For almost two decades, China, with the world’s largest population, has pursued reforms and experienced extraordinary economic growth and improved living conditions. At 9.7 percent, the country’s real GDP growth in 1996 remains the envy of most other countries but has been gradually brought down from its 1992 peak of more than 14 percent in an effort to keep inflation under control. This has been accomplished through tight fiscal and monetary policies as well as new standards for bankruptcy of state-owned enterprises. China continues to be the most popular destination for FDI in the developing world, and continues to increase its export share of world markets in garments, textiles and light machinery.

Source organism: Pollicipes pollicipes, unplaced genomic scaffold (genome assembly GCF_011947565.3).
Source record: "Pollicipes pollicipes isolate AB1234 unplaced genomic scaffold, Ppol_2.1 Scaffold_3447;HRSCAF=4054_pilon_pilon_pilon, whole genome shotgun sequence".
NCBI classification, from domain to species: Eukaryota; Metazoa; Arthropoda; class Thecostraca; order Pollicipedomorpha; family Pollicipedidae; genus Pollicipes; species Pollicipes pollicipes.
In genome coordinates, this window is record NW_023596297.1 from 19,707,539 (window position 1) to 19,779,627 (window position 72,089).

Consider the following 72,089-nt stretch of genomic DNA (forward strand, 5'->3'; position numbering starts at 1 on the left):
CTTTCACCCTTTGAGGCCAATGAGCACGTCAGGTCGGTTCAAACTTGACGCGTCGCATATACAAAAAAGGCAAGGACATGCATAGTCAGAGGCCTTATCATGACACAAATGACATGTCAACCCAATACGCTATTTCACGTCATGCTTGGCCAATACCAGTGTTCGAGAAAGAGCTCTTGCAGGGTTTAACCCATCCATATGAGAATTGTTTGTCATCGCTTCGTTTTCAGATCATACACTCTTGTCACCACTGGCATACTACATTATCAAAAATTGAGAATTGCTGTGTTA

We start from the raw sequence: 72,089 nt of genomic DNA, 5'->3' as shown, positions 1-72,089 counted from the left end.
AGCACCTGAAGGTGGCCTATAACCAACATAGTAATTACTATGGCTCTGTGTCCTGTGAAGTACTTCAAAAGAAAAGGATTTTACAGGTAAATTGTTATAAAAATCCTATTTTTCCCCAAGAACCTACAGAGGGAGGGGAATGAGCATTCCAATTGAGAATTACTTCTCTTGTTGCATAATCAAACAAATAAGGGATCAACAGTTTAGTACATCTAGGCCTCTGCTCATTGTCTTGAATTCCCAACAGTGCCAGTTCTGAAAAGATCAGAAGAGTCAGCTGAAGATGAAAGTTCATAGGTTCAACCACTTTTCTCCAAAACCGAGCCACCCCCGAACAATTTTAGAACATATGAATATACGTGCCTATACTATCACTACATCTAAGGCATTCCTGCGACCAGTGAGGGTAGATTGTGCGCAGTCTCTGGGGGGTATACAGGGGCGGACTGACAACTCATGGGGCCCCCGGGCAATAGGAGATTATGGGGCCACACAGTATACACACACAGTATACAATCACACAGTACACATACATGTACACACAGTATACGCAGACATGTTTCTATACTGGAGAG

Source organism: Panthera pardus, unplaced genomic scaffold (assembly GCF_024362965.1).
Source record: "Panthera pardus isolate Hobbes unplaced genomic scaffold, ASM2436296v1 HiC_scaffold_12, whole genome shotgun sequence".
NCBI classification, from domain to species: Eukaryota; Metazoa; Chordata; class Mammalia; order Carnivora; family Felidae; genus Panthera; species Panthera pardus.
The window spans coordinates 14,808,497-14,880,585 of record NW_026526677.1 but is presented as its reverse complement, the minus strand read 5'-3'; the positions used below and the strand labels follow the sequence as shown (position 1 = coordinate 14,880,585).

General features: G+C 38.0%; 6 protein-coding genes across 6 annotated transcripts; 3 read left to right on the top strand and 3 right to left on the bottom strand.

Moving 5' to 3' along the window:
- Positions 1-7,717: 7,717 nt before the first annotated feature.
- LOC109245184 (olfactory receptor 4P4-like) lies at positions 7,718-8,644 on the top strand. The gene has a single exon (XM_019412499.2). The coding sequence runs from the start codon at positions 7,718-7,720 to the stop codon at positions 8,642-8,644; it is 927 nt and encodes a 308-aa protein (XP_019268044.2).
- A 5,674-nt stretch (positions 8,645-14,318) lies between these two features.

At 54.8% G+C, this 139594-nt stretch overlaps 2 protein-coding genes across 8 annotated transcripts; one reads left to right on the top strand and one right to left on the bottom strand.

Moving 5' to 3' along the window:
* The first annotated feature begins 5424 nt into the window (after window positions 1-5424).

India has continued to show enormous improvements resulting from the liberalization programme begun in 1991. Real GDP growth in 1996 remained strong at 6.8 percent, led by a 9 percent growth in the industrial sector and helped by the ninth favourable monsoon in a row. If the monsoons remain favourable, continued annual growth of about 7 percent is expected over the next two years. Mobilizing sufficient investment resources to finance the country’s massive infrastructure investment needs will remain a major challenge in the medium term.